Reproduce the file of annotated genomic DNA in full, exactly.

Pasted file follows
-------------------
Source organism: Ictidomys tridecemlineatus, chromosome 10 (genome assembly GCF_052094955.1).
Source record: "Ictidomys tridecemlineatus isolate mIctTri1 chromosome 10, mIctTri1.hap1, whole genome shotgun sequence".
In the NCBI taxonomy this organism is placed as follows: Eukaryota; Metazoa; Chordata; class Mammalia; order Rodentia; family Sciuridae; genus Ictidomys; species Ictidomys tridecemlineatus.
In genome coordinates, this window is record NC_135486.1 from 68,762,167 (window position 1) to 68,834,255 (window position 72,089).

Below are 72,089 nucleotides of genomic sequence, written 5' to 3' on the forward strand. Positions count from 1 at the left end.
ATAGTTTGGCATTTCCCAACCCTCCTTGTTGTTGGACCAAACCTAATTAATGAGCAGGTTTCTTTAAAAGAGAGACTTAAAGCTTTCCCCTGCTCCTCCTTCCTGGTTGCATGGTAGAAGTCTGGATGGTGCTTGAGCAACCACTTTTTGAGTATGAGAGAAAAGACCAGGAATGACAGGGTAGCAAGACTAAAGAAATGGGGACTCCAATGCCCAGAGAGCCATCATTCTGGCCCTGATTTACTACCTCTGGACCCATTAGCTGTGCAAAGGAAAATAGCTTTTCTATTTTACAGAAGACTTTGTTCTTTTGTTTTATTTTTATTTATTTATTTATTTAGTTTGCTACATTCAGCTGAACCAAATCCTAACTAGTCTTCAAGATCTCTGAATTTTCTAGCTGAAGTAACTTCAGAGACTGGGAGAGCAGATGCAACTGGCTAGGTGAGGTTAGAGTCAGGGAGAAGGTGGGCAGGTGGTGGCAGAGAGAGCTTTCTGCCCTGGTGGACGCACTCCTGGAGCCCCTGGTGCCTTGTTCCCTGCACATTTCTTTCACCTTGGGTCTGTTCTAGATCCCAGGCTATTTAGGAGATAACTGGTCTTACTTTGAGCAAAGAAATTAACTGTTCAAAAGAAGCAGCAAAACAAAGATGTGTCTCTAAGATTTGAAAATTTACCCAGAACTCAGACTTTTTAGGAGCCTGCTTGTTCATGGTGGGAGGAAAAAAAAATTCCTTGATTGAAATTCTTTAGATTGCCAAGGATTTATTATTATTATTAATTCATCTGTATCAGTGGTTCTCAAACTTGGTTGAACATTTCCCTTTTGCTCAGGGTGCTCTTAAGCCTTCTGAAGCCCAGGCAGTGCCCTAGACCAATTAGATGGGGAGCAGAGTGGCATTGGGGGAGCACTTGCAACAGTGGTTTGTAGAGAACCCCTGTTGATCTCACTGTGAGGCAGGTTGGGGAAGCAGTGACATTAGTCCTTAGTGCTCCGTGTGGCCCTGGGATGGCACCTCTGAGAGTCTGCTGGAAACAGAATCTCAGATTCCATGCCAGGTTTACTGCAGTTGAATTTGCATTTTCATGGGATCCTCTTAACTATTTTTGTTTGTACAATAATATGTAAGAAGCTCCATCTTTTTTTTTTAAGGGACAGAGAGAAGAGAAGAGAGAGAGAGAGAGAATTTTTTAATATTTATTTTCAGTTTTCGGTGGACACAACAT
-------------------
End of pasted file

Source organism: Ictidomys tridecemlineatus, chromosome 10 (genome assembly GCF_052094955.1).
Source record: "Ictidomys tridecemlineatus isolate mIctTri1 chromosome 10, mIctTri1.hap1, whole genome shotgun sequence".
In the NCBI taxonomy this organism is placed as follows: Eukaryota; Metazoa; Chordata; class Mammalia; order Rodentia; family Sciuridae; genus Ictidomys; species Ictidomys tridecemlineatus.
In genome coordinates, this window is record NC_135486.1 from 68,762,167 (window position 1) to 68,834,255 (window position 72,089).

Below are 72,089 nucleotides of genomic sequence, written 5' to 3' on the forward strand. Positions count from 1 at the left end.
ATAGTTTGGCATTTCCCAACCCTCCTTGTTGTTGGACCAAACCTAATTAATGAGCAGGTTTCTTTAAAAGAGAGACTTAAAGCTTTCCCCTGCTCCTCCTTCCTGGTTGCATGGTAGAAGTCTGGATGGTGCTTGAGCAACCACTTTTTGAGTATGAGAGAAAAGACCAGGAATGACAGGGTAGCAAGACTAAAGAAATGGGGACTCCAATGCCCAGAGAGCCATCATTCTGGCCCTGATTTACTACCTCTGGACCCATTAGCTGTGCAAAGGAAAATAGCTTTTCTATTTTACAGAAGACTTTGTTCTTTTGTTTTATTTTTATTTATTTATTTATTTAGTTTGCTACATTCAGCTGAACCAAATCCTAACTAGTCTTCAAGATCTCTGAATTTTCTAGCTGAAGTAACTTCAGAGACTGGGAGAGCAGATGCAACTGGCTAGGTGAGGTTAGAGTCAGGGAGAAGGTGGGCAGGTGGTGGCAGAGAGAGCTTTCTGCCCTGGTGGACGCACTCCTGGAGCCCCTGGTGCCTTGTTCCCTGCACATTTCTTTCACCTTGGGTCTGTTCTAGATCCCAGGCTATTTAGGAGATAACTGGTCTTACTTTGAGCAAAGAAATTAACTGTTCAAAAGAAGCAGCAAAACAAAGATGTGTCTCTAAGATTTGAAAATTTACCCAGAACTCAGACTTTTTAGGAGCCTGCTTGTTCATGGTGGGAGGAAAAAAAAATTCCTTGATTGAAATTCTTTAGATTGCCAAGGATTTATTATTATTATTAATTCATCTGTATCAGTGGTTCTCAAACTTGGTTGAACATTTCCCTTTTGCTCAGGGTGCTCTTAAGCCTTCTGAAGCCCAGGCAGTGCCCTAGACCAATTAGATGGGGAGCAGAGTGGCATTGGGGGAGCACTTGCAACAGTGGTTTGTAGAGAACCCCTGTTGATCTCACTGTGAGGCAGGTTGGGGAAGCAGTGACATTAGTCCTTAGTGCTCCGTGTGGCCCTGGGATGGCACCTCTGAGAGTCTGCTGGAAACAGAATCTCAGATTCCATGCCAGGTTTACTGCAGTTGAATTTGCATTTTCATGGGATCCTCTTAACTATTTTTGTTTGTACAATAATATGTAAGAAGCTCCATCTTTTTTTTTTAAGGGACAGAGAGAAGAGAAGAGAGAGAGAGAGAGAATTTTTTAATATTTATTTTCAGTTTTCGGTGGACACAACAT